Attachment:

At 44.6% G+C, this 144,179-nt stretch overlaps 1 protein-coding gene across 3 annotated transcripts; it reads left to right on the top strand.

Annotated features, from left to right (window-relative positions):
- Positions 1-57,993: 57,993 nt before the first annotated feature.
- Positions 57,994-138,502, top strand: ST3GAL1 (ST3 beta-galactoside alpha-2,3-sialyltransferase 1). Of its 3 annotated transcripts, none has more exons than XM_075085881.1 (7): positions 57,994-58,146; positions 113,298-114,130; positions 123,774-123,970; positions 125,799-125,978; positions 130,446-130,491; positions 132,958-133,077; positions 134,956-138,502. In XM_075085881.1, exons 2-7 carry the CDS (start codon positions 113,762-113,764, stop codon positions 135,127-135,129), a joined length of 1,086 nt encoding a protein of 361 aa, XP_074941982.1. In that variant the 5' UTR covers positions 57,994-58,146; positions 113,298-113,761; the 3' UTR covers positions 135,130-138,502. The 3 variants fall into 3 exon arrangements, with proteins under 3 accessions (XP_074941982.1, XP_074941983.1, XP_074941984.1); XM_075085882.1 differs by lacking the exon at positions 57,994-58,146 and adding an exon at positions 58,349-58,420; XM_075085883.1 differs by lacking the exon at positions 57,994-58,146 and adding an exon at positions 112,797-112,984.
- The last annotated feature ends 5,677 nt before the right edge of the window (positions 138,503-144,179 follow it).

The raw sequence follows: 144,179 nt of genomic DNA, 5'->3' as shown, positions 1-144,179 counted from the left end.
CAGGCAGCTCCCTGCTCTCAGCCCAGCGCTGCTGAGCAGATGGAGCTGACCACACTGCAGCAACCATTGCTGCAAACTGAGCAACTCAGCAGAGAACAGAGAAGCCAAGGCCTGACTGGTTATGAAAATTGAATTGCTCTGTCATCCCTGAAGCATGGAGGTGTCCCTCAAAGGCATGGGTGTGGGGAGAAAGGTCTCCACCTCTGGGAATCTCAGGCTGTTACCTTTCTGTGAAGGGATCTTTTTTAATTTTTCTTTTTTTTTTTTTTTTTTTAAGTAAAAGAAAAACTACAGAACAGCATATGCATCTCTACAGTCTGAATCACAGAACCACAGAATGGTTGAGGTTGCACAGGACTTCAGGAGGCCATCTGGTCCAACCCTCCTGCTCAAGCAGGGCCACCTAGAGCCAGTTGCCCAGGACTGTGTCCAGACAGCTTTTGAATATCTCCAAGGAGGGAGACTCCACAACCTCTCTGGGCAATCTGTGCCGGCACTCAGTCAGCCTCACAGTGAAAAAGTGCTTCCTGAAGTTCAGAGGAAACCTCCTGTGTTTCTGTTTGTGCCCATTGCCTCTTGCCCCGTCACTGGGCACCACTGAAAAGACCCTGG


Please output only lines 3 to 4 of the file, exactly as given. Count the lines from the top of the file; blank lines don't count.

- Positions 1-57,993: 57,993 nt before the first annotated feature.
- Positions 57,994-138,502, top strand: ST3GAL1 (ST3 beta-galactoside alpha-2,3-sialyltransferase 1). Of its 3 annotated transcripts, none has more exons than XM_075085881.1 (7): positions 57,994-58,146; positions 113,298-114,130; positions 123,774-123,970; positions 125,799-125,978; positions 130,446-130,491; positions 132,958-133,077; positions 134,956-138,502. In XM_075085881.1, exons 2-7 carry the CDS (start codon positions 113,762-113,764, stop codon positions 135,127-135,129), a joined length of 1,086 nt encoding a protein of 361 aa, XP_074941982.1. In that variant the 5' UTR covers positions 57,994-58,146; positions 113,298-113,761; the 3' UTR covers positions 135,130-138,502. The 3 variants fall into 3 exon arrangements, with proteins under 3 accessions (XP_074941982.1, XP_074941983.1, XP_074941984.1); XM_075085882.1 differs by lacking the exon at positions 57,994-58,146 and adding an exon at positions 58,349-58,420; XM_075085883.1 differs by lacking the exon at positions 57,994-58,146 and adding an exon at positions 112,797-112,984.